Honey bees play an important role in modern agriculture as farm animals and crop pollinators and represent an animal model in scientific research. Since few decades, managed honey bees are facing large scale losses worldwide due to the interaction of several biotic and abiotic factors such as the spread of pathogens and parasites, the habitat loss, the use of pesticides, and the occurrence of climate changes. For years, beekeepers have controlled deadly pathogens such as Varroa destructor with acaricides (pyrethroid), but widespread chemical resistance is manifesting. Alternative management strategies could be developed to characterize and select bees with heritable traits allowing them to resist mites and diseases. Hygienic behaviour (HB) is a heritable phenotype that confers colony level resistance against brood disease, with a potential effect on the damaging parasitic mite V. destructor. Unfortunately, breeding such bees is complicated as the assays involved to characterize such phenotype are time-consuming and expensive if performed on a consistent number of colonies. Additionally, the mechanisms behind social immunity are not yet fully understood. These issues have motivated the scientific community to develop research tools that can offer insight into the causes of declining bee health as well as identify biomarkers to guide breeding programs. The studies presented in this thesis are the results of the collaboration between the Animal Genetic Group of the University of Milan and an Italian beekeeping company, which made available its animals for the majority of the studies presented in this work. The first two chapters of this thesis focus on three important aspects regarding hygienic behaviour: in-field phenotypic implementation of a method to measure HB on large testing populations, its genetic parameters estimation and developing molecular tools for the identification of potential HB genetic markers from breeding queens. Queens are the only fertile females of the colony, responsible for laying eggs and maintaining the cohesion of the colony. The quality of the queen may have an important effect on a colony’s development, productivity and survival and queen failure or loss is considered a cause of the decline of colonies worldwide. The queen quality, resulting from her genetic background, developmental condition, mating success and environment, can be assessed by some morphological measures. We investigated the genetic parameters of some traits that describe the quality of bee queens in the third chapter. Beside queen morphology, in the fourth chapter, we investigated also the morphology of the worker bees with Computed Tomography (CT). In this study, a non-invasive CT technique and image analysis approach coupled with brood manual inspection was used to clarify the relationship between honey bee pupa length and its varroa mite infestation status, developmental status and spatial position within the brood comb. The results of this chapter suggest that the CT-scan may represent a suitable non-invasive tool to investigate the morphology and developing status of honey bee brood. Finally, since honey yield is one of the major breeding goal for a beekeeping company, we investigated the genetic parameters for honey yield in a small testing population of honey bees in Northern Italy both considering the total honey yield and the single harvests of a colony within a year on data collected over a period of three years.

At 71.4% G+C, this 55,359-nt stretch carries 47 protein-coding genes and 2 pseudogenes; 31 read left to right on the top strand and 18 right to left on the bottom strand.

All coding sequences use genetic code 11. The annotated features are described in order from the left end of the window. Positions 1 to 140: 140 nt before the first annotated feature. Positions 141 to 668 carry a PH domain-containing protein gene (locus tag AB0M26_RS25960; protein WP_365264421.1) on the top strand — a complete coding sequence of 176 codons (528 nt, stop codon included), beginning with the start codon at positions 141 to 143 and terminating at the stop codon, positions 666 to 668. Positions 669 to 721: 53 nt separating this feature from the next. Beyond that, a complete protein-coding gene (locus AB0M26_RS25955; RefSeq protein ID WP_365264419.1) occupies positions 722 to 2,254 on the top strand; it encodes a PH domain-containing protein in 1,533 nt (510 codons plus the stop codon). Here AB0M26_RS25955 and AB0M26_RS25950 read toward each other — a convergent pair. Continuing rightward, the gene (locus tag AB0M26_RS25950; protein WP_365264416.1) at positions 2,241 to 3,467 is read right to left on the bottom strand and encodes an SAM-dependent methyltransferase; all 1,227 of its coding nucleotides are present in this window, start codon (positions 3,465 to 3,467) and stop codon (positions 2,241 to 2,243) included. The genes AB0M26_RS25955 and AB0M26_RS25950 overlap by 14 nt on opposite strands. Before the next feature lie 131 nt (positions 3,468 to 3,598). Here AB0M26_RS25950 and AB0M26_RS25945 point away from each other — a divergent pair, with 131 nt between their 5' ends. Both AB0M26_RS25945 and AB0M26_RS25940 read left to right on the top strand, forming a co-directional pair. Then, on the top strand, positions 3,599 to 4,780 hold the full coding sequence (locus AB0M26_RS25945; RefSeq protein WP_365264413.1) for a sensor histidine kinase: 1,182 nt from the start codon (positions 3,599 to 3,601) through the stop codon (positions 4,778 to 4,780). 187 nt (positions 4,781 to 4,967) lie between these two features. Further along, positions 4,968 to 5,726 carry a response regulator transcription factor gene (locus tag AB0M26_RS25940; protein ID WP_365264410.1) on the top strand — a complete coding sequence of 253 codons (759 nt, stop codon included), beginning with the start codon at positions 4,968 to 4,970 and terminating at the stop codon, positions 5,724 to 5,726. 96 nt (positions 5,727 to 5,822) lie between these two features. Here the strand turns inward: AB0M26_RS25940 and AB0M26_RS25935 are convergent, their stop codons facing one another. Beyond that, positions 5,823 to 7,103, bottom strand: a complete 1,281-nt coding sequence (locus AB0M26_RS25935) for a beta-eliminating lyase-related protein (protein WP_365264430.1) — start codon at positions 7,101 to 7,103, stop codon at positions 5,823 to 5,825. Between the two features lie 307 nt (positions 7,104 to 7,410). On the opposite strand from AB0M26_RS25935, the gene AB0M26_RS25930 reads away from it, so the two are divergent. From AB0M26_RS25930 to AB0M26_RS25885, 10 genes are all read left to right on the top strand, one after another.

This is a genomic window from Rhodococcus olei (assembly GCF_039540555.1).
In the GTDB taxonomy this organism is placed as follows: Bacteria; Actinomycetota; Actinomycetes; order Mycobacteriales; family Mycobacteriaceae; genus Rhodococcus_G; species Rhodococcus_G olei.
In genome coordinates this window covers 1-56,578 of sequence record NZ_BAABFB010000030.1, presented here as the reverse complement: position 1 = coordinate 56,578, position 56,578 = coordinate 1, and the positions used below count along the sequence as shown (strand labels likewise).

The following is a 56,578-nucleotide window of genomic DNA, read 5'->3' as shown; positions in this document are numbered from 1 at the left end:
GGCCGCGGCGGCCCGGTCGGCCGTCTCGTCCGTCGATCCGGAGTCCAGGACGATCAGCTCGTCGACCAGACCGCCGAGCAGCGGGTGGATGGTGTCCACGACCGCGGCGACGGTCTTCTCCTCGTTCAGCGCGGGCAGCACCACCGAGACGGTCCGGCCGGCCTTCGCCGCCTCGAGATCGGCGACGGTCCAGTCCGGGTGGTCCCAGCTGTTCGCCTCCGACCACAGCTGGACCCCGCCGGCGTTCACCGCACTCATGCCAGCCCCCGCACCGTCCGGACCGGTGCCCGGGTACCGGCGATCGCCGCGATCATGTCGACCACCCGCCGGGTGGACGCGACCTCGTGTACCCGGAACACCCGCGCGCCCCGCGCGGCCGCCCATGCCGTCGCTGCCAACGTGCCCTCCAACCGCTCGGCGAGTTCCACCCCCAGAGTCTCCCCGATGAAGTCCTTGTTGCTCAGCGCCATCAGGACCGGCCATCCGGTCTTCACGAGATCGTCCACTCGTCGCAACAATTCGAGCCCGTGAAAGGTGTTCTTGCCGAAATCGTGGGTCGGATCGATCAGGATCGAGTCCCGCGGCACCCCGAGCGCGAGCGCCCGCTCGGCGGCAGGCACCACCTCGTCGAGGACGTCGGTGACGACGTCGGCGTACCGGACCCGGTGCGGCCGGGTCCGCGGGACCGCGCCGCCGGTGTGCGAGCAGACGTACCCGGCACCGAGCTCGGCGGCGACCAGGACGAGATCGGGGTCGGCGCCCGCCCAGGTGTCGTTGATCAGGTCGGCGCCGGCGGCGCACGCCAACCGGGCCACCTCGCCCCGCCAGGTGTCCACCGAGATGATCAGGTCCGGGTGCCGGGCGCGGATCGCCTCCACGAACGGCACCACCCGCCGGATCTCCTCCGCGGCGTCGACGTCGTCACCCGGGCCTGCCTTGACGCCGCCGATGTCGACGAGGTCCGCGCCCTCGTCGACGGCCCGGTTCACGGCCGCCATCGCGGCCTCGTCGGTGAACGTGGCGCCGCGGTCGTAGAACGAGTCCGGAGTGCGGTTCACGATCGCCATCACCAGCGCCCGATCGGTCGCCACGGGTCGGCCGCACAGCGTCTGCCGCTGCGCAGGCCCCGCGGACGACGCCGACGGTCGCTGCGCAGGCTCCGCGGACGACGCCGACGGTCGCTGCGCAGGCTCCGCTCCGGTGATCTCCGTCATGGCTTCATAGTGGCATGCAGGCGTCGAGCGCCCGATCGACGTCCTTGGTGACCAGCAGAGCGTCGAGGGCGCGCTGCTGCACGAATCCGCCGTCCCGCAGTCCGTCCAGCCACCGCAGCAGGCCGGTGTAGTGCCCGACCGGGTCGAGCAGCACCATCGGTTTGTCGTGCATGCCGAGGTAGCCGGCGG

INTEGRATED PHENOTYPIC AND GENETIC ASSESSMENT OF PERFORMANCE TRAITS IN APIS MELLIFERA / E. Facchini ; supervisor: R. Rizzi ; co-supervisor: E. W. Brascamp. - : . DIPARTIMENTO DI MEDICINA VETERINARIA, 2019 Feb 25. ((31. ciclo, Anno Accademico 2018. [10.13130/facchini-elena_phd2019-02-25].

INTEGRATED PHENOTYPIC AND GENETIC ASSESSMENT OF PERFORMANCE TRAITS IN APIS MELLIFERA

E. Facchini
2019-02-25

Abstract